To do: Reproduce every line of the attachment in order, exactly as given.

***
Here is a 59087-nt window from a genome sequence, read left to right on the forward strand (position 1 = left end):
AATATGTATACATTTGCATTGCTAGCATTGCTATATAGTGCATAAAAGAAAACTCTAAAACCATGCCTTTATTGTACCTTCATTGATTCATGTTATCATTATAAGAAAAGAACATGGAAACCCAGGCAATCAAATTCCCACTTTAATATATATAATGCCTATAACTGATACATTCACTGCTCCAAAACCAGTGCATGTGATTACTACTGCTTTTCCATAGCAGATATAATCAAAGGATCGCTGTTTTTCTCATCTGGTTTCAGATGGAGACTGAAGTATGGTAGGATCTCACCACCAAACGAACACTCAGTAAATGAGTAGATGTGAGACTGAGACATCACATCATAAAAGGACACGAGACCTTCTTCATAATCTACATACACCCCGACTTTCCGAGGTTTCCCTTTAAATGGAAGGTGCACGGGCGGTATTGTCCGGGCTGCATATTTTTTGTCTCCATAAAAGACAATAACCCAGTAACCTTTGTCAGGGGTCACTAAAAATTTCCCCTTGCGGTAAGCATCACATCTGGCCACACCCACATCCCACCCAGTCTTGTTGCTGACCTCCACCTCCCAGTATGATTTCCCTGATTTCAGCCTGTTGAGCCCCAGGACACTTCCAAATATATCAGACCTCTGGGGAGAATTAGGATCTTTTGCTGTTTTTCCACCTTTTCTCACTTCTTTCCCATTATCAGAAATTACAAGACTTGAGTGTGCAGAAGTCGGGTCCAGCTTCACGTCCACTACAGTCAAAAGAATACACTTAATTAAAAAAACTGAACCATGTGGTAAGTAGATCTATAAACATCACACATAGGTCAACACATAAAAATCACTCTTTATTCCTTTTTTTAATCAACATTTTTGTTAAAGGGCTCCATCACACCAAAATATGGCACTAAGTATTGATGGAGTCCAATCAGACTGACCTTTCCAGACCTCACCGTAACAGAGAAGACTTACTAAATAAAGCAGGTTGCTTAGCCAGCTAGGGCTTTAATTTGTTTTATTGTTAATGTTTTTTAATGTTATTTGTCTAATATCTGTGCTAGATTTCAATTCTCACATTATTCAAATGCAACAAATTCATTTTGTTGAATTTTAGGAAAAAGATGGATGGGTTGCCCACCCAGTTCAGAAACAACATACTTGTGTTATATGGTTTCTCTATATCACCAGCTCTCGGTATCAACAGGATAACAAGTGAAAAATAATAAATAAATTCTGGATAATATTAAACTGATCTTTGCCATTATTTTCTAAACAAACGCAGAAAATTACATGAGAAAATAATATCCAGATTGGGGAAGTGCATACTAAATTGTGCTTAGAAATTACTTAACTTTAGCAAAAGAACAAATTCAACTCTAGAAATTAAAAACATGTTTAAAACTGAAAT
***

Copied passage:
Here is a 59087-nt window from a genome sequence, read left to right on the forward strand (position 1 = left end):
AATATGTATACATTTGCATTGCTAGCATTGCTATATAGTGCATAAAAGAAAACTCTAAAACCATGCCTTTATTGTACCTTCATTGATTCATGTTATCATTATAAGAAAAGAACATGGAAACCCAGGCAATCAAATTCCCACTTTAATATATATAATGCCTATAACTGATACATTCACTGCTCCAAAACCAGTGCATGTGATTACTACTGCTTTTCCATAGCAGATATAATCAAAGGATCGCTGTTTTTCTCATCTGGTTTCAGATGGAGACTGAAGTATGGTAGGATCTCACCACCAAACGAACACTCAGTAAATGAGTAGATGTGAGACTGAGACATCACATCATAAAAGGACACGAGACCTTCTTCATAATCTACATACACCCCGACTTTCCGAGGTTTCCCTTTAAATGGAAGGTGCACGGGCGGTATTGTCCGGGCTGCATATTTTTTGTCTCCATAAAAGACAATAACCCAGTAACCTTTGTCAGGGGTCACTAAAAATTTCCCCTTGCGGTAAGCATCACATCTGGCCACACCCACATCCCACCCAGTCTTGTTGCTGACCTCCACCTCCCAGTATGATTTCCCTGATTTCAGCCTGTTGAGCCCCAGGACACTTCCAAATATATCAGACCTCTGGGGAGAATTAGGATCTTTTGCTGTTTTTCCACCTTTTCTCACTTCTTTCCCATTATCAGAAATTACAAGACTTGAGTGTGCAGAAGTCGGGTCCAGCTTCACGTCCACTACAGTCAAAAGAATACACTTAATTAAAAAAACTGAACCATGTGGTAAGTAGATCTATAAACATCACACATAGGTCAACACATAAAAATCACTCTTTATTCCTTTTTTTAATCAACATTTTTGTTAAAGGGCTCCATCACACCAAAATATGGCACTAAGTATTGATGGAGTCCAATCAGACTGACCTTTCCAGACCTCACCGTAACAGAGAAGACTTACTAAATAAAGCAGGTTGCTTAGCCAGCTAGGGCTTTAATTTGTTTTATTGTTAATGTTTTTTAATGTTATTTGTCTAATATCTGTGCTAGATTTCAATTCTCACATTATTCAAATGCAACAAATTCATTTTGTTGAATTTTAGGAAAAAGATGGATGGGTTGCCCACCCAGTTCAGAAACAACATACTTGTGTTATATGGTTTCTCTATATCACCAGCTCTCGGTATCAACAGGATAACAAGTGAAAAATAATAAATAAATTCTGGATAATATTAAACTGATCTTTGCCATTATTTTCTAAACAAACGCAGAAAATTACATGAGAAAATAATATCCAGATTGGGGAAGTGCATACTAAATTGTGCTTAGAAATTACTTAACTTTAGCAAAAGAACAAATTCAACTCTAGAAATTAAAAACATGTTTAAAACTGAAAT